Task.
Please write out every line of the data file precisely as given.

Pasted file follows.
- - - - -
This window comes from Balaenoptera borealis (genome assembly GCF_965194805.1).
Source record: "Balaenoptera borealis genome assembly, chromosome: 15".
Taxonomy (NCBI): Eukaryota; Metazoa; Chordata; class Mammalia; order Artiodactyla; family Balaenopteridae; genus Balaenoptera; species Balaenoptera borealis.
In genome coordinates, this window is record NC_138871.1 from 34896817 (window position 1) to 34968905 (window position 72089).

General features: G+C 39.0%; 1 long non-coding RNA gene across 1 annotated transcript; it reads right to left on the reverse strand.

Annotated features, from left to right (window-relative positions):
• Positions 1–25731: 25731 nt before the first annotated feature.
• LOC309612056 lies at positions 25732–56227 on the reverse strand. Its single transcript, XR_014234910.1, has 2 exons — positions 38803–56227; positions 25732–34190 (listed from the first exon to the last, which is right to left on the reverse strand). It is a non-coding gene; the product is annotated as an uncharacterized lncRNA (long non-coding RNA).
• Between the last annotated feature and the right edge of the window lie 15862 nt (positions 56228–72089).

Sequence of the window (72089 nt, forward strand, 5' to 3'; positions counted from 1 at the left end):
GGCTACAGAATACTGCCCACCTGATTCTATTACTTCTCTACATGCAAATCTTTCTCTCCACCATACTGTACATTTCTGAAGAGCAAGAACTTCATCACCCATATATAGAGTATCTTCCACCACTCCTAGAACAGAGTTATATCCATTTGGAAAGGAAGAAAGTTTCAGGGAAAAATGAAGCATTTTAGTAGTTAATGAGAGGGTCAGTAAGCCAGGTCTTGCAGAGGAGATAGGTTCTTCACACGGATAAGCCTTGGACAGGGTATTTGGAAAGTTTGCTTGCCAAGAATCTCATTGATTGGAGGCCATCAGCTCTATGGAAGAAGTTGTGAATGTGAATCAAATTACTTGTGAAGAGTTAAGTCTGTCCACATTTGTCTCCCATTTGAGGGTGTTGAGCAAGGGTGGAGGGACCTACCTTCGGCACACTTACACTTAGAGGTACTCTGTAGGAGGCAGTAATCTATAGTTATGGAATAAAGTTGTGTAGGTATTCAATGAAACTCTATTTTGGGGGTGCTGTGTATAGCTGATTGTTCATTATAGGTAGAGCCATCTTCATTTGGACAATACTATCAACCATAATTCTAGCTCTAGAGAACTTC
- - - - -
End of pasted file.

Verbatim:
This window comes from Balaenoptera borealis (genome assembly GCF_965194805.1).
Source record: "Balaenoptera borealis genome assembly, chromosome: 15".
Taxonomy (NCBI): Eukaryota; Metazoa; Chordata; class Mammalia; order Artiodactyla; family Balaenopteridae; genus Balaenoptera; species Balaenoptera borealis.
In genome coordinates, this window is record NC_138871.1 from 34896817 (window position 1) to 34968905 (window position 72089).

General features: G+C 39.0%; 1 long non-coding RNA gene across 1 annotated transcript; it reads right to left on the reverse strand.

Annotated features, from left to right (window-relative positions):
• Positions 1–25731: 25731 nt before the first annotated feature.
• LOC309612056 lies at positions 25732–56227 on the reverse strand. Its single transcript, XR_014234910.1, has 2 exons — positions 38803–56227; positions 25732–34190 (listed from the first exon to the last, which is right to left on the reverse strand). It is a non-coding gene; the product is annotated as an uncharacterized lncRNA (long non-coding RNA).
• Between the last annotated feature and the right edge of the window lie 15862 nt (positions 56228–72089).

Sequence of the window (72089 nt, forward strand, 5' to 3'; positions counted from 1 at the left end):
GGCTACAGAATACTGCCCACCTGATTCTATTACTTCTCTACATGCAAATCTTTCTCTCCACCATACTGTACATTTCTGAAGAGCAAGAACTTCATCACCCATATATAGAGTATCTTCCACCACTCCTAGAACAGAGTTATATCCATTTGGAAAGGAAGAAAGTTTCAGGGAAAAATGAAGCATTTTAGTAGTTAATGAGAGGGTCAGTAAGCCAGGTCTTGCAGAGGAGATAGGTTCTTCACACGGATAAGCCTTGGACAGGGTATTTGGAAAGTTTGCTTGCCAAGAATCTCATTGATTGGAGGCCATCAGCTCTATGGAAGAAGTTGTGAATGTGAATCAAATTACTTGTGAAGAGTTAAGTCTGTCCACATTTGTCTCCCATTTGAGGGTGTTGAGCAAGGGTGGAGGGACCTACCTTCGGCACACTTACACTTAGAGGTACTCTGTAGGAGGCAGTAATCTATAGTTATGGAATAAAGTTGTGTAGGTATTCAATGAAACTCTATTTTGGGGGTGCTGTGTATAGCTGATTGTTCATTATAGGTAGAGCCATCTTCATTTGGACAATACTATCAACCATAATTCTAGCTCTAGAGAACTTC